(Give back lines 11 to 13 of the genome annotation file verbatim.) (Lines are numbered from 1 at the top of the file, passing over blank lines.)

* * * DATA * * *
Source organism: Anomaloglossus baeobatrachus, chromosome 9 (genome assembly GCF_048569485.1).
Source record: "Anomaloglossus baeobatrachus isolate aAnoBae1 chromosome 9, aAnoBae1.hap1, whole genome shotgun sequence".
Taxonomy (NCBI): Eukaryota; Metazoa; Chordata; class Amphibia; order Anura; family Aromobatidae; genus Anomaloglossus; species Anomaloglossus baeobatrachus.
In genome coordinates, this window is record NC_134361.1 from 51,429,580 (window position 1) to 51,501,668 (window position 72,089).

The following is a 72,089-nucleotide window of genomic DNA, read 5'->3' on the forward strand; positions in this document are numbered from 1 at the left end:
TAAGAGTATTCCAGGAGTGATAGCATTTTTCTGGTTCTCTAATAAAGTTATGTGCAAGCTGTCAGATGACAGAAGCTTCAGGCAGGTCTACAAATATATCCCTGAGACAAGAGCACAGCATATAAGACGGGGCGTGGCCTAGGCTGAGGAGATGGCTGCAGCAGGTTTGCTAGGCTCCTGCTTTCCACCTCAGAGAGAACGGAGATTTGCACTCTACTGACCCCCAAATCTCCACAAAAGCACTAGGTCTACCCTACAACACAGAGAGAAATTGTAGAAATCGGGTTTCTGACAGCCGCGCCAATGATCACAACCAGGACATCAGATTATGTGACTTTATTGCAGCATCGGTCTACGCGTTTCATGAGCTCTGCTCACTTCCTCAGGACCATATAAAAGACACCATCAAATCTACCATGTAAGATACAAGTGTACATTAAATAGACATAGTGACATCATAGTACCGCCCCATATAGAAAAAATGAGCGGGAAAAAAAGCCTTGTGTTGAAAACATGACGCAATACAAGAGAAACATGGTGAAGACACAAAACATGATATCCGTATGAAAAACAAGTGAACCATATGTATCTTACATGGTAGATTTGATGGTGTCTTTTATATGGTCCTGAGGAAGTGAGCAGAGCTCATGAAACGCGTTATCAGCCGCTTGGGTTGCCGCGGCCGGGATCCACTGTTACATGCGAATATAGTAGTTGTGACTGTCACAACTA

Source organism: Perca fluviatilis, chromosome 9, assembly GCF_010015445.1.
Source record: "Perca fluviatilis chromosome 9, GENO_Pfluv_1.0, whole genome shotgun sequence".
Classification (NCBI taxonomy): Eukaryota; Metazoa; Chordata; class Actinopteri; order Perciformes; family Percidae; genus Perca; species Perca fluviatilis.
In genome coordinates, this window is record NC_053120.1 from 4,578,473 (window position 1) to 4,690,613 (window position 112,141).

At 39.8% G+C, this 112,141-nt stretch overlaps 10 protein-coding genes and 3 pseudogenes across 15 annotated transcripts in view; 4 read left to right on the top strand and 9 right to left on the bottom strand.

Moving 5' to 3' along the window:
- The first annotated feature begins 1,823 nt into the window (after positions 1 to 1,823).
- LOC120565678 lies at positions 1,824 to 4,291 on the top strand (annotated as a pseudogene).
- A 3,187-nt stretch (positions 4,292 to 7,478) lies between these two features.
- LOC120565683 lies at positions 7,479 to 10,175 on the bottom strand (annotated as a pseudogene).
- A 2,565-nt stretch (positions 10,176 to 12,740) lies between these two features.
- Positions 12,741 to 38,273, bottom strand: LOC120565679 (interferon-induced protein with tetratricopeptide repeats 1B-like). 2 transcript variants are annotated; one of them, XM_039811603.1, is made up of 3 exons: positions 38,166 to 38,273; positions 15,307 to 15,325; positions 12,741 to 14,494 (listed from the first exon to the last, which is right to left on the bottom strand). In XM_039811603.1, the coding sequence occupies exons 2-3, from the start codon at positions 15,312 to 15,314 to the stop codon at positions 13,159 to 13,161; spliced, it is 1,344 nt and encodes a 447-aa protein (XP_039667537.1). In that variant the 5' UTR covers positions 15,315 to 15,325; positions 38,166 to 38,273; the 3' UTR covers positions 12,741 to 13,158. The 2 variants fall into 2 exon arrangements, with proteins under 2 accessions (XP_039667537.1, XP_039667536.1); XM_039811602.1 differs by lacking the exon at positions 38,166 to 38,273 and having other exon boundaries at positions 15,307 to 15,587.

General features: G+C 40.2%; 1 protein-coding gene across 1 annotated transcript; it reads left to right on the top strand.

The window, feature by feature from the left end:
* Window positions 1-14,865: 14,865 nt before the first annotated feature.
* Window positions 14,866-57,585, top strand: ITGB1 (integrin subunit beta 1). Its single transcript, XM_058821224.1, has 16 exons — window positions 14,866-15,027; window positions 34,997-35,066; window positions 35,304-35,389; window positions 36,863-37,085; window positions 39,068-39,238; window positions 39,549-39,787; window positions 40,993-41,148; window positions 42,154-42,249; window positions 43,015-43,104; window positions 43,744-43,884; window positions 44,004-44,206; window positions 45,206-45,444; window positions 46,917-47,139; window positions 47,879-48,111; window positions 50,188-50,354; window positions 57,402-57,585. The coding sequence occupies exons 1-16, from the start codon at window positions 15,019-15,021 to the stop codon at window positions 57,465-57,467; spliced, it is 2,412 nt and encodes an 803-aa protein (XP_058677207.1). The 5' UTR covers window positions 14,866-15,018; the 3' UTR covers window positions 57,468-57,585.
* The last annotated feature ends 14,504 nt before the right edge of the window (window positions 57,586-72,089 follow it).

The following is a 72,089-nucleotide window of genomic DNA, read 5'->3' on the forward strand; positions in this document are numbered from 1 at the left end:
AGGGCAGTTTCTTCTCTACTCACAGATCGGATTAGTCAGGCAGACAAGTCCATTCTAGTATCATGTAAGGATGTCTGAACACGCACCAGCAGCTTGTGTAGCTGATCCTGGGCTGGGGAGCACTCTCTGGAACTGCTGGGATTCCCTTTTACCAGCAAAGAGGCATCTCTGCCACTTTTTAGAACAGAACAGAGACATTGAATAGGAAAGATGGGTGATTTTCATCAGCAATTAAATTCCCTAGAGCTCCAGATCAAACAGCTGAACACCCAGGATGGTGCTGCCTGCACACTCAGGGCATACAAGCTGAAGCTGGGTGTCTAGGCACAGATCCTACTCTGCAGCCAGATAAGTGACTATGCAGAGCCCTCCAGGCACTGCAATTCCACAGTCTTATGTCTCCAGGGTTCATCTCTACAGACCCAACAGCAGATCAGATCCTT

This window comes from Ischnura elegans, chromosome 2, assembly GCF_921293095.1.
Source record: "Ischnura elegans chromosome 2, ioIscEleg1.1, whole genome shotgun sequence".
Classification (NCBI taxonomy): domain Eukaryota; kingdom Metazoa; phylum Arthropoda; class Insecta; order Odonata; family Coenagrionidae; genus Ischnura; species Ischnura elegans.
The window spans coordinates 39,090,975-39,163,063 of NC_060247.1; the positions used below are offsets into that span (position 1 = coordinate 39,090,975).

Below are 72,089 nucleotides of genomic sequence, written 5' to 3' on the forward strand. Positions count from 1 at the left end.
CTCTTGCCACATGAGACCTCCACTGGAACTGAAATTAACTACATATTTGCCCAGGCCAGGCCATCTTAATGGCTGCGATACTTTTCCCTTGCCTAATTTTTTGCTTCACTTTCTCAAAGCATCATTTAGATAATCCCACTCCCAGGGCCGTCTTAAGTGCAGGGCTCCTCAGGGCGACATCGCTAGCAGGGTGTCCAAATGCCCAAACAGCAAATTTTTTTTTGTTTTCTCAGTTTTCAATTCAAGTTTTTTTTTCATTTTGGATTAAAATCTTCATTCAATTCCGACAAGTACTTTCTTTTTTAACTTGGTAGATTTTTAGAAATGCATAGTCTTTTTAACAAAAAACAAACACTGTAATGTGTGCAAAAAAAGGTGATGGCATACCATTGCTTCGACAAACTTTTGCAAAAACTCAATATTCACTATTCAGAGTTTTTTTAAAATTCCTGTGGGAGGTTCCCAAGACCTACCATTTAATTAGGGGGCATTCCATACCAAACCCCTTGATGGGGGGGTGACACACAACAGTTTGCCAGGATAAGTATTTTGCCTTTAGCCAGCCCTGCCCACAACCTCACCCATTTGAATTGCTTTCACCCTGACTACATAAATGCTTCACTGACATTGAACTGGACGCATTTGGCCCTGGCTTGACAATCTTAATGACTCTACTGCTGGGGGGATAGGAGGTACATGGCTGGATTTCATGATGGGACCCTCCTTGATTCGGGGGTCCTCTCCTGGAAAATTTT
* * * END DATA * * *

At 39.8% G+C, this 112,141-nt stretch overlaps 10 protein-coding genes and 3 pseudogenes across 15 annotated transcripts in view; 4 read left to right on the top strand and 9 right to left on the bottom strand.

Moving 5' to 3' along the window:
- The first annotated feature begins 1,823 nt into the window (after positions 1 to 1,823).